- Associated Press - Sunday, November 2, 2014

MEMPHIS, Tenn. (AP) - Federal regulators could soon declare Memphis and surrounding areas in compliance with the Clean Air Act for reducing smog, which could help the region attract manufacturing jobs, officials said.

According to The Commercial Appeal (http://bit.ly/1yNKDec), Shelby County officials say data over the past three years indicate the area has met strict ozone pollution standards enforced by the U.S. Environmental Protection Agency since 2012.

If the EPA agrees, Shelby County in West Tennessee, Crittenden County in eastern Arkansas and part of DeSoto County in north Mississippi would be reclassified from “nonattainment” to “attainment” of air-quality standards. The change would remove costly pollution-control requirements for any incoming industry or large factory expansion.

Dexter Muller, senior vice president for community development for the Greater Memphis Chamber, calls the possible change in Memphis’ air quality a “big deal.” He says manufacturing jobs are headed back to the U.S. as transportation and labor costs rise overseas.

“This (attainment) helps us not only with expansions, but recruiting prospects,” he said.

Ground-level ozone, which can scar the lungs and create added dangers for asthmatics, long has been a problem in Memphis. It’s created when nitrogen oxides emitted by power plants and factories mix with the volatile organic compounds released by motor vehicles and industries in the presence of sunlight.

Memphis’ long, hot summers and typically stagnant winds create good conditions for ozone pollution. The Memphis area briefly achieved compliance with ozone limits in 2010, but the EPA’s enforcement of stricter standards two years later threw it back into nonattainment status.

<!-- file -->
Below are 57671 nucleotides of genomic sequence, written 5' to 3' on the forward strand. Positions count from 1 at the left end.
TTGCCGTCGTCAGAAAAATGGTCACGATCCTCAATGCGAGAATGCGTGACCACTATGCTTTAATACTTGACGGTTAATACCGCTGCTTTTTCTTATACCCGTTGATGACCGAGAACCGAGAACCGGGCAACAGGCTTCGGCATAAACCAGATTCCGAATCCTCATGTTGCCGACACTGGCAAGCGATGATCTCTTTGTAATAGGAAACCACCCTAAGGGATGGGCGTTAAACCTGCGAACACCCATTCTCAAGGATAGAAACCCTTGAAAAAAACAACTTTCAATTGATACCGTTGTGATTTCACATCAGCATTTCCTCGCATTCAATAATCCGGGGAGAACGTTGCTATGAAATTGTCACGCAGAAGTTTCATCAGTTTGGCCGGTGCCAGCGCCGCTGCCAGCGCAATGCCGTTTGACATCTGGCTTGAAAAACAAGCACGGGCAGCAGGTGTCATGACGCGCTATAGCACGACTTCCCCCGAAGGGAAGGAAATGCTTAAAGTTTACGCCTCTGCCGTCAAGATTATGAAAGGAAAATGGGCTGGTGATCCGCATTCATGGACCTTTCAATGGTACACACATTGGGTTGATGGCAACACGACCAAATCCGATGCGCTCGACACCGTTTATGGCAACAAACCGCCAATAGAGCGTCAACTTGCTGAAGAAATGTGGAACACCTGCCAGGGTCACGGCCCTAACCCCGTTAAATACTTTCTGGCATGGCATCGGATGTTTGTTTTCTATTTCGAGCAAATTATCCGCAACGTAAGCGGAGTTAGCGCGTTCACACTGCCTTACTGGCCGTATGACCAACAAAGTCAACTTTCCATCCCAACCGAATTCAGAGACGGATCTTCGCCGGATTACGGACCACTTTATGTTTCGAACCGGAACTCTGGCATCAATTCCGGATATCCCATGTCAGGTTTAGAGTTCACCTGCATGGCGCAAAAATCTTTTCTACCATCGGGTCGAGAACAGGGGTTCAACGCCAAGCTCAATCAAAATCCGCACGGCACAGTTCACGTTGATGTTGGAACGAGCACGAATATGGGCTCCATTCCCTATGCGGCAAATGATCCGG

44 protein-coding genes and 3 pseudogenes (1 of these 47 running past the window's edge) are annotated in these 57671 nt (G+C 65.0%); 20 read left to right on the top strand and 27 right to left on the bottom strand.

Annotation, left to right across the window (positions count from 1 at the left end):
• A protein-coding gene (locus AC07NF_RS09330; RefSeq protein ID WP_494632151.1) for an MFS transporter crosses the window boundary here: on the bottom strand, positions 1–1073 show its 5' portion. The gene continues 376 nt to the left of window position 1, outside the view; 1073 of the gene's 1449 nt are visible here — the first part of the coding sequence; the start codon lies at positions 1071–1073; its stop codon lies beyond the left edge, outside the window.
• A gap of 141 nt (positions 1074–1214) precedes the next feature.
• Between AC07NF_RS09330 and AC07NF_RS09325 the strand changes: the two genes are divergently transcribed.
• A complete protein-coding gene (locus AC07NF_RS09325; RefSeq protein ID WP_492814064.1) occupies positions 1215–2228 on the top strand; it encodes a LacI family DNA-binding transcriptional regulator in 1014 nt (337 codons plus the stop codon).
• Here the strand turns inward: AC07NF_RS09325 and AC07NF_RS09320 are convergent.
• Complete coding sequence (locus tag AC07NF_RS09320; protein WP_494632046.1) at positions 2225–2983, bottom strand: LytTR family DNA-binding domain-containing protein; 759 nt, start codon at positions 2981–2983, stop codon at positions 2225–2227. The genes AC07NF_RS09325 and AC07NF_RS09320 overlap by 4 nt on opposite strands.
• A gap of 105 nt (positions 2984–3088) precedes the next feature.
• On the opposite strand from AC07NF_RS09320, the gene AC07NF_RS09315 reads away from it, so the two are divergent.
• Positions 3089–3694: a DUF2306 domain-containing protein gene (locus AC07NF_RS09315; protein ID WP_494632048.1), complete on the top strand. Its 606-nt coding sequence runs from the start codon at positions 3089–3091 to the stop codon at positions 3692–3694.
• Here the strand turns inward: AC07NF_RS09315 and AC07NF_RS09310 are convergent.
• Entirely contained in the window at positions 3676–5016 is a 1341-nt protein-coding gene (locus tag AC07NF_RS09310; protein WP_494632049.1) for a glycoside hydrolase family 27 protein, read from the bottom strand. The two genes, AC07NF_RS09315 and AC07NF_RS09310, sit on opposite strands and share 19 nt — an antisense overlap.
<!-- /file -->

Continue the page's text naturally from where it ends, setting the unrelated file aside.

The area must show it complied with the “attainment” standard over a three-year period in order to be reclassified.

Relatively favorable weather and the shutdown of some manufacturing plants contributed to lower pollution levels, said Bob Rogers, pollution control manager for the Health Department.

But the improved air quality mostly is a result of cleaner-burning fuels and engines, along with diagnostic computer systems, in motor vehicles, Rogers said.

“New cars and trucks are so much cleaner,” he said.

Many local factories also cleaned up their pollution. Facilities ranging from Kruger Products’ KTG USA tissue-making plant in north Memphis to Carrier Corp.’s air conditioner factory in Collierville slashed their emissions of smog-causing compounds by 30 percent or more between 2008 and 2012, records show.

If the new classification is approved, incoming industries, and existing plants that expand, won’t be bound to employ “best available control technology” to limit emissions.

That requirement, which can be extremely costly, put the Memphis area at a major disadvantage during the competition in the mid-2000s to attract the Toyota plant that eventually was built near Tupelo, Mississippi, economic development officials say.

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Information from: The Commercial Appeal, http://www.commercialappeal.com

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